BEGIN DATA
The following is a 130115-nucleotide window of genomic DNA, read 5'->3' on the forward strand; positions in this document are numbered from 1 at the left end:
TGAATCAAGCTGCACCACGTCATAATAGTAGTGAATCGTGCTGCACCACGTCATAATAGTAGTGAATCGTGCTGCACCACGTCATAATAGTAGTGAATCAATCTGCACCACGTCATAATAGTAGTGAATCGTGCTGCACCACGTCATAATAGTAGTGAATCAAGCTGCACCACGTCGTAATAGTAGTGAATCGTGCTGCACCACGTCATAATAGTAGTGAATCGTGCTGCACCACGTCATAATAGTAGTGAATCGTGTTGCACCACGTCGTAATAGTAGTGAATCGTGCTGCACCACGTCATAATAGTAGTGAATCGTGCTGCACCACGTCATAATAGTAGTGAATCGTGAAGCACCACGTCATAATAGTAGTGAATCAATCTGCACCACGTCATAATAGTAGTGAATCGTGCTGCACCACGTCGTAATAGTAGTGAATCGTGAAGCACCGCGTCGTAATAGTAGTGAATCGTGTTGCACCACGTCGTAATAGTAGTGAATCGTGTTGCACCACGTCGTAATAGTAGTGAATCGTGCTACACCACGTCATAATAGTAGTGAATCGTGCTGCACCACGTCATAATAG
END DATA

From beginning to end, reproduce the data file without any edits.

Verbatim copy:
The following is a 130115-nucleotide window of genomic DNA, read 5'->3' on the forward strand; positions in this document are numbered from 1 at the left end:
TGAATCAAGCTGCACCACGTCATAATAGTAGTGAATCGTGCTGCACCACGTCATAATAGTAGTGAATCGTGCTGCACCACGTCATAATAGTAGTGAATCAATCTGCACCACGTCATAATAGTAGTGAATCGTGCTGCACCACGTCATAATAGTAGTGAATCAAGCTGCACCACGTCGTAATAGTAGTGAATCGTGCTGCACCACGTCATAATAGTAGTGAATCGTGCTGCACCACGTCATAATAGTAGTGAATCGTGTTGCACCACGTCGTAATAGTAGTGAATCGTGCTGCACCACGTCATAATAGTAGTGAATCGTGCTGCACCACGTCATAATAGTAGTGAATCGTGAAGCACCACGTCATAATAGTAGTGAATCAATCTGCACCACGTCATAATAGTAGTGAATCGTGCTGCACCACGTCGTAATAGTAGTGAATCGTGAAGCACCGCGTCGTAATAGTAGTGAATCGTGTTGCACCACGTCGTAATAGTAGTGAATCGTGTTGCACCACGTCGTAATAGTAGTGAATCGTGCTACACCACGTCATAATAGTAGTGAATCGTGCTGCACCACGTCATAATAG